Turkey eyes 5GW of PV as part of new clean energy strategy



Turkey is targeting 5GW of installed PV by 2023 as part of a new strategy on renewable energy deployment developed with Deloitte and the European Bank for Reconstruction and Development (EBRD).

A goal of 3GW for PV had previously been mooted as a minimum target through 2023.

The Ministry of Energy and Natural Resources has brought its plans in line with the EU Renewable Energy Directive. It has pledged to have renewables represent 30% of its installed capacity by 2023. This goal has been segmented by technology type with 34GW of hydro, 20GW of wind, 5GW of solar and 1GW each of geothermal and biomass.

Grant-funding from the EBRD enabled the government to bring in consultancy firm Deloitte to work on the plan.

“This action plan is a roadmap to a big change,” said Terry McCallion, EBRD director for energy efficiency and climate change. “The target is ambitious, but with determined and concerted efforts at all levels of government and with the full participation of the industry, Turkey will be able to unlock its green energy potential. This will have a positive impact on businesses, people’s lives and the environment,” added McCallion.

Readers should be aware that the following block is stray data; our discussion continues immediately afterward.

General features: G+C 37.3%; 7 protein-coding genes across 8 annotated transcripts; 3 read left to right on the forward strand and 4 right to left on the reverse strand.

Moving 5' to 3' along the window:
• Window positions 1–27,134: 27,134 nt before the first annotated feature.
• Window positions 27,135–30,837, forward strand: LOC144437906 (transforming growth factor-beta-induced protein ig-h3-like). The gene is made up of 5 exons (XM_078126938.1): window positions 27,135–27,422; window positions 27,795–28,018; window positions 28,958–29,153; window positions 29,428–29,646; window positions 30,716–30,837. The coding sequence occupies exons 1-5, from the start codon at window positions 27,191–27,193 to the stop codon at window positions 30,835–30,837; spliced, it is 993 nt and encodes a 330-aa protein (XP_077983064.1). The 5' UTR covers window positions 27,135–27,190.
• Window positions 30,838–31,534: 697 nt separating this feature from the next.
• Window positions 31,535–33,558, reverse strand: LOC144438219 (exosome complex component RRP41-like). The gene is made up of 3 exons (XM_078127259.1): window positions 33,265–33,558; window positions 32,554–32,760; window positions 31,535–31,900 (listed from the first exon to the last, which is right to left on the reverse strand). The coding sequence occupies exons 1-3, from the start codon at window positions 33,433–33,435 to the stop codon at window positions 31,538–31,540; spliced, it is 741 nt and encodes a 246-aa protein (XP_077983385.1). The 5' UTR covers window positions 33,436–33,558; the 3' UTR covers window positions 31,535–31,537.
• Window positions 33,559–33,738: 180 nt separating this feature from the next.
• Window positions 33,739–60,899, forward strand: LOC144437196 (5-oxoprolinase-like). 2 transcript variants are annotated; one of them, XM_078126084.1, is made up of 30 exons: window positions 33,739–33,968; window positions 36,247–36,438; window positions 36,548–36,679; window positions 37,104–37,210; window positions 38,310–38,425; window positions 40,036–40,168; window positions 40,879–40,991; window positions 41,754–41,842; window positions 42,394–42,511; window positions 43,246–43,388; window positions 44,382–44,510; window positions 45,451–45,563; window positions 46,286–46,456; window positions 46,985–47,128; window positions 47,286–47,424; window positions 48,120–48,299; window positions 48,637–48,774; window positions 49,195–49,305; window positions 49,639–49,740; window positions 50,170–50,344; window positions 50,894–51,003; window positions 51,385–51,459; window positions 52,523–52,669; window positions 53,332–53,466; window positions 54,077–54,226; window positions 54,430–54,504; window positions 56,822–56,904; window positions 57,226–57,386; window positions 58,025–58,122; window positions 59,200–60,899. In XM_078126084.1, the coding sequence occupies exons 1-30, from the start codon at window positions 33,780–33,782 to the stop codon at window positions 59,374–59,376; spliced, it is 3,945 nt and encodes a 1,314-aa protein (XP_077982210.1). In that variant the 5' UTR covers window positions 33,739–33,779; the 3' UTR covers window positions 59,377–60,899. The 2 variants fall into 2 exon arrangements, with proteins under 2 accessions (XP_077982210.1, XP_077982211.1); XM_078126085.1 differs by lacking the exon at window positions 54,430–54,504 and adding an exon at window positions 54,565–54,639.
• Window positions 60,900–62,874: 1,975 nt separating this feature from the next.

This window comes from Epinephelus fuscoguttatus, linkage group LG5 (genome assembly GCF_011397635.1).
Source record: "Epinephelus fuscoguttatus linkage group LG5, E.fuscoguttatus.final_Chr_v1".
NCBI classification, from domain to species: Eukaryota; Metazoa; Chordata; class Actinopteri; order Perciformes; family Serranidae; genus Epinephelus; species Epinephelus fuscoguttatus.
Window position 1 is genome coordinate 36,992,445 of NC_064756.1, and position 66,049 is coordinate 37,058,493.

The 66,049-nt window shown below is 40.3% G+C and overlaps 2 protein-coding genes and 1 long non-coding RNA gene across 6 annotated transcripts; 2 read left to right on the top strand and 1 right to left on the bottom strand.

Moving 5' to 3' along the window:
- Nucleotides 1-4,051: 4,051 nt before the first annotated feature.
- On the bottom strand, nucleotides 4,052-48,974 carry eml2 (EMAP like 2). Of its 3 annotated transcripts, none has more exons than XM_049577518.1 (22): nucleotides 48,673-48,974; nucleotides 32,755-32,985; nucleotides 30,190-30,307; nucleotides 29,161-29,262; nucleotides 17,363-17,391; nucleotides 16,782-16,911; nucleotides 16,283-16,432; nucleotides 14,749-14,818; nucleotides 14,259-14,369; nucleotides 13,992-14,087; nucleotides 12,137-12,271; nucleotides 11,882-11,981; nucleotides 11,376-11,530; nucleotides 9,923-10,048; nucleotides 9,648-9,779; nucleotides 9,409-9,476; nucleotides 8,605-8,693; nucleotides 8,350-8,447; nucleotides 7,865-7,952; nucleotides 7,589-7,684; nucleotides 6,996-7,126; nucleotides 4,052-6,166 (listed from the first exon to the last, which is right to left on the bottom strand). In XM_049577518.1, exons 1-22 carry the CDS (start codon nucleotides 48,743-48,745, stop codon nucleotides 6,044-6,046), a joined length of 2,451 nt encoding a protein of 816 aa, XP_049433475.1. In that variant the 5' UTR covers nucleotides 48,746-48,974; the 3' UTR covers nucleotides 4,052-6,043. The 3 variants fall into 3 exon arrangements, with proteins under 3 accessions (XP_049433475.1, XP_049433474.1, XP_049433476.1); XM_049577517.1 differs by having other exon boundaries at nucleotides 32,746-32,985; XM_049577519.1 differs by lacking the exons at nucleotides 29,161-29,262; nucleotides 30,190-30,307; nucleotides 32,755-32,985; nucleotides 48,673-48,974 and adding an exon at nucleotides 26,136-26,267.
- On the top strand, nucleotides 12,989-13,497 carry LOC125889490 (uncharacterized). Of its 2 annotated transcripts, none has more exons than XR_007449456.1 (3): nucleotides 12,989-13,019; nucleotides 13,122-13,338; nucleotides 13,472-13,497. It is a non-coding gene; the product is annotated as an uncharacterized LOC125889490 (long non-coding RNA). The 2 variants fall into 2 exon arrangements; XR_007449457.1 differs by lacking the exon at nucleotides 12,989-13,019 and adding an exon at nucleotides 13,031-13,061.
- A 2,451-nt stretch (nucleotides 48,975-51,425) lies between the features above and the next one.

Although the strategy is open to solar PV and concentrated solar technology, formal targets have only been set for PV. Milestones on the way to 2023 include 800MW in 2016 and hitting the 3GW mark in 2019.

The strategy also states that support and incentives for solar in Turkey are not and claims that regulatory issues are the main barrier to PV deployment.

“…Due to the evolution of solar PV technology, the investment cost has dropped during recent years. Therefore, together with the high availability of solar irradiation in Turkey, it would not be necessary to incentivize in the medium term to promote solar PV technology,” the strategy reads.

However, the confirmed 5GW target may disappoint PV project developers and manufacturers as Turkey had been billed over the last few years as one of the most attractive emerging markets remaining in Europe.

“Therefore, rather than the financial aspects, the main barrier to developing solar PV technologies in Turkey is linked to the 600MW limitation introduced in Renewable Energy Law (No. 5346).”

The government can choose to increase this limit but the projected roll-out in the strategy suggests there is little appetite at present to do so.

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